Buchnummer des Verkäufers
Inhaltsangabe: In 1903 a self-taught novice photographer, Christina Broom, turned to photography as a business venture to support her family; from this modest beginning she was to emerge as Britain s acknowledged pioneer woman press photographer. Unconventionally for women photographers of the time she took her camera to the streets and recorded arresting and historically important images of Suffragettes, sporting events, royal occasions and World War I soldiers and developed a significant enterprise in picture postcards which she published from her home in Fulham, London, till her death in 1939. Despite her camera s presence at many significant historical events and her importance to press photography her achievements have, to date, been underappreciated; this, the first publication on her life and work redresses the neglect and also illuminates the vital role of her dedicated assistant and daughter, Winifred, without whom Broom s substantial contribution to photography might have been lost. The book showcases Broom s remarkable work celebrating her personal journey, approach and skill through many rich photographs, drawn from the Museum of London s fine collection of her plate glass negatives and prints which reflect her visual style and spectrum of subjects. Essays from four women who have engaged closely with her work for several years explore and contextualise her imagery and reveal the compelling story of the women behind the lens. The book accompanies the exhibition Soldiers & Suffragettes: the photography of Christina Broom at Museum of London Docklands."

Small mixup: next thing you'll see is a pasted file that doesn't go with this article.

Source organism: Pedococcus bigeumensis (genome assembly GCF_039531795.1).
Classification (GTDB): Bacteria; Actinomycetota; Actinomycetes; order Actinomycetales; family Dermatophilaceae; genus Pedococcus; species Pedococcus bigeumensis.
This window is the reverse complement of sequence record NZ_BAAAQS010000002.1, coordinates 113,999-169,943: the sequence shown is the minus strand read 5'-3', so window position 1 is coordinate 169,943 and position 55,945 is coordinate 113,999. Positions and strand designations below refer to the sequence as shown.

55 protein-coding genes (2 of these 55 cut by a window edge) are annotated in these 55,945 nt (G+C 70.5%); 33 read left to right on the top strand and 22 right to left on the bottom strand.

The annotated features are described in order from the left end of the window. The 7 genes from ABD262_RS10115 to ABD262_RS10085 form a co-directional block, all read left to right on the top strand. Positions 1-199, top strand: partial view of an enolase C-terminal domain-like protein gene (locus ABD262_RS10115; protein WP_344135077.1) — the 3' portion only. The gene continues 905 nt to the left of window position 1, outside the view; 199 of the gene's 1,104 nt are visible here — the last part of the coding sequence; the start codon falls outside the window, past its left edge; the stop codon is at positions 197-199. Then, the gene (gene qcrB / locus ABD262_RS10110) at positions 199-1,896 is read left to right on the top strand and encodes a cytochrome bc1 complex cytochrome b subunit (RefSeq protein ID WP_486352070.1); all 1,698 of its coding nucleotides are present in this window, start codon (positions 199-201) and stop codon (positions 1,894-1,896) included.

'Showcases the remarkable work of Britain's first female press photographer...Despite her camera s presence at many significant historical events and her importance to press photography, her [Broom's] achievements have, to date, been unappreciated. This book, the first publication on her life and work, redresses the neglect and also illuminates the role of her dedicated assistant and daughter, Winifred, without whom Broom's substantial contribution to photography might have been lost.' --
The Independent on Sunday